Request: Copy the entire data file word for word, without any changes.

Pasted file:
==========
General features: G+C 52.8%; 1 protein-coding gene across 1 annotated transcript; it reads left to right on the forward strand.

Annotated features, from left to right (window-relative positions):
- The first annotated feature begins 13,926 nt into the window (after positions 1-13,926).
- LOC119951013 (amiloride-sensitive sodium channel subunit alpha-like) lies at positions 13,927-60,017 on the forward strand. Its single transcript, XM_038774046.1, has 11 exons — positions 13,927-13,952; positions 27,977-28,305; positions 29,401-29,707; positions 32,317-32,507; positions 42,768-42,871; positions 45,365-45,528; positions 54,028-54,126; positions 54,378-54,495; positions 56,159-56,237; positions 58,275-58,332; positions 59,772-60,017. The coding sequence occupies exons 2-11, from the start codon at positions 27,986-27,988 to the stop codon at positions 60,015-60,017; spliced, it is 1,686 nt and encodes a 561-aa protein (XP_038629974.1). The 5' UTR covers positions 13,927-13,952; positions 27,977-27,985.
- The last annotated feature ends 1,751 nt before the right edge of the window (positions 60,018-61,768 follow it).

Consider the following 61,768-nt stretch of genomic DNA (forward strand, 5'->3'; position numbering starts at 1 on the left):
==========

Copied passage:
General features: G+C 52.8%; 1 protein-coding gene across 1 annotated transcript; it reads left to right on the forward strand.

Annotated features, from left to right (window-relative positions):
- The first annotated feature begins 13,926 nt into the window (after positions 1-13,926).
- LOC119951013 (amiloride-sensitive sodium channel subunit alpha-like) lies at positions 13,927-60,017 on the forward strand. Its single transcript, XM_038774046.1, has 11 exons — positions 13,927-13,952; positions 27,977-28,305; positions 29,401-29,707; positions 32,317-32,507; positions 42,768-42,871; positions 45,365-45,528; positions 54,028-54,126; positions 54,378-54,495; positions 56,159-56,237; positions 58,275-58,332; positions 59,772-60,017. The coding sequence occupies exons 2-11, from the start codon at positions 27,986-27,988 to the stop codon at positions 60,015-60,017; spliced, it is 1,686 nt and encodes a 561-aa protein (XP_038629974.1). The 5' UTR covers positions 13,927-13,952; positions 27,977-27,985.
- The last annotated feature ends 1,751 nt before the right edge of the window (positions 60,018-61,768 follow it).

Consider the following 61,768-nt stretch of genomic DNA (forward strand, 5'->3'; position numbering starts at 1 on the left):